Alabama will be performing a new method of execution using nitrogen gas on Thursday after an inmate survived the traditional lethal injection in November 2022. If successful, the method will be the latest execution technique to be used since 1982.
Kenneth Eugene Smith was convicted of stabbing Elizabeth Sennett to death in 1988. Smith, along with two accomplices, was hired and paid $1,000 by her husband to kill his wife so he could collect insurance.
The controversial method has raised legal and ethical questions as states grapple with upholding death penalty laws and what are the most humane methods for executing people. Here’s what to know about the latest plan.
What is nitrogen hypoxia?
While nitrogen is colorless, odorless, and tasteless, it is one of the most common gasses in our atmosphere, making up 78% of the air humans breathe. However, when administered to humans without the proper ratio of oxygen, it can prove fatal by suffocating the person.
How is it supposed to work?
According to the state’s execution protocol, the inmate will be escorted to the execution chamber on the day of their execution and placed on a gurney with a pulse oximeter. Team members will properly secure a mask on the inmate’s head. Gas will be administered through a tube feeding into the mask for 15 minutes, depending on the flatline of the inmate’s electrocardiogram.
What are the legal implications?
Smith has attempted to block the execution, arguing to the U.S. Court of Appeals for the 11th Circuit on Friday that the execution method is cruel and unusual punishment and that the state is in violation of his due process rights by going forward with his execution despite pending appeals.
Last week, Reuters reported that the United Nations asked Alabama to stop Smith’s execution by nitrogen hypoxia, saying the United States would be violating international law.
“We have serious concerns that Smith’s execution in these circumstances could breach the prohibition on torture or other cruel, inhuman or degrading treatment or punishment, as well as his right to effective remedies,” Ravina Shamdasani, spokeswoman for the U.N. Human Rights Office, said at a press briefing.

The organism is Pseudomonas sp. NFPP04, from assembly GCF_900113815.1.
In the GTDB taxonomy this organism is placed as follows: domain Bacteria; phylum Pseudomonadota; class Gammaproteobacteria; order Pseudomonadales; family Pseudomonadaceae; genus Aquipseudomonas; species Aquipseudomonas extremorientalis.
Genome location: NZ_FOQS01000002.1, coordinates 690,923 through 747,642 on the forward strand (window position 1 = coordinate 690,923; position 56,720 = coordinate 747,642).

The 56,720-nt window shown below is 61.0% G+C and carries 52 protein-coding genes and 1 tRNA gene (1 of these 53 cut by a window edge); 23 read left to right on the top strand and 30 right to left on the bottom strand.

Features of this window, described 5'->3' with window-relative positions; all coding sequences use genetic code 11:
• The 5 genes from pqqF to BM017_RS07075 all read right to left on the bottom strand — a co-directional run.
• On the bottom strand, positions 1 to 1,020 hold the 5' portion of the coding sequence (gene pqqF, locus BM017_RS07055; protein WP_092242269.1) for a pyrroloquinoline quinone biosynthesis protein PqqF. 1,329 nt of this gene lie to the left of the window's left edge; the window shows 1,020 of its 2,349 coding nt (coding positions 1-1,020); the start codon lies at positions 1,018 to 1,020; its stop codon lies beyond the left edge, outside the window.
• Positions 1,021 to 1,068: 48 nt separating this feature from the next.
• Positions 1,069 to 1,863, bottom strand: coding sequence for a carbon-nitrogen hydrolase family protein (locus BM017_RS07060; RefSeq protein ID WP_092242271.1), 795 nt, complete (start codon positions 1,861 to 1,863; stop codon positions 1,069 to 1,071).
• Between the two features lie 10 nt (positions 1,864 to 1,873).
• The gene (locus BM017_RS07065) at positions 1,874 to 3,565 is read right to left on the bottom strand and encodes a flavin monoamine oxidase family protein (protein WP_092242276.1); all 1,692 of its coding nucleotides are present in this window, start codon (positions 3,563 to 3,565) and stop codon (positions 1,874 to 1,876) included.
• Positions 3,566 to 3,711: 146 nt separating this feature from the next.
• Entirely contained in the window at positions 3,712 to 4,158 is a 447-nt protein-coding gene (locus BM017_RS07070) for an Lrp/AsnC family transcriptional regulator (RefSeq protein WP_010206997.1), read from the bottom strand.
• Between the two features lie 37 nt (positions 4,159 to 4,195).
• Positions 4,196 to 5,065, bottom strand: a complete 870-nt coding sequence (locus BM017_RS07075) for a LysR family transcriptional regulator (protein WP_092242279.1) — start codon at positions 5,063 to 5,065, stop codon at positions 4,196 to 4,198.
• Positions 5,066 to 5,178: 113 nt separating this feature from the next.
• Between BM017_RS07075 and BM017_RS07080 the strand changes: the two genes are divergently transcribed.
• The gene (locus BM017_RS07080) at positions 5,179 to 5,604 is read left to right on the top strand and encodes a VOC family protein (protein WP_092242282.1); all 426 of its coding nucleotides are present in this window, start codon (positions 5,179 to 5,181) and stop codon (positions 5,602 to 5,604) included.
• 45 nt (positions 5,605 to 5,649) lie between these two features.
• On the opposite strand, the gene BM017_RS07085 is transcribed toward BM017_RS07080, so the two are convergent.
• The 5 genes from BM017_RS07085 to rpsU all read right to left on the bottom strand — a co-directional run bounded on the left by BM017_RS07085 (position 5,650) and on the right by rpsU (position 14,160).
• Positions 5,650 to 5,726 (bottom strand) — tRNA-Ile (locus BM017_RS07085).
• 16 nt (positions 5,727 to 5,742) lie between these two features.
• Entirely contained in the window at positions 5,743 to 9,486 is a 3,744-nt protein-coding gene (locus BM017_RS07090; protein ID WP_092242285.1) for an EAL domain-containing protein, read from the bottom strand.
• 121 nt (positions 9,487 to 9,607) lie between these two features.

However, the pending approval of the new execution method will be decided by the Supreme Court.
Why are states using it?
The drugs typically used for lethal injections have become increasingly difficult to obtain due to European pharmaceutical companies being against lethal injection executions.
Oklahoma, Mississippi, and Alabama are the only states to have adopted nitrogen hypoxia execution procedures, but they have yet to perform them.
Former Death Penalty Information Center Executive Director Robert Dunham told Scientific American that lethal injections weren’t always reliable and often resulted in more inhumane circumstances.
“The lethal injection process, in many respects, created a myth that what you had was a simple medical procedure in which the prisoner was put to sleep,” Dunham said. “That created a false distance between the reality of capital punishment and the public perception of capital punishment.”
“It’s readily available. It’s 78% of the air we breathe, and it will be a lot more humane to carry out a death sentence,” former Alabama state Sen. Trip Pittman said.
Who came up with the idea?
Michael Copeland, an assistant professor of criminal justice at East Central University in Ada, Oklahoma, wrote a report about the use of nitrogen gas as an alternative form of execution. Former Oklahoma Rep. Mike Christian proposed the idea in 2014 after recent attempts at lethal injection had faced challenges.
Copeland’s report suggested that the use of nitrogen hypoxia was a “humane” alternative to lethal injection and would be easily accessible compared to obtaining drugs for lethal injection from foreign pharmaceutical companies, StateImpact Oklahoma reported.
Is it painless?
Other forms of execution have been tried in the past, such as electrocution and the firing squad. Because nitrogen hypoxia has yet to be used as a form of execution, there is little information on how inhumane it is compared to other uses of deadly gasses. Though in some studies testing the effects of breathing pure nitrogen on humans for short periods, physical discomfort was not reported. However, breathing pure nitrogen would cause someone to be unconscious.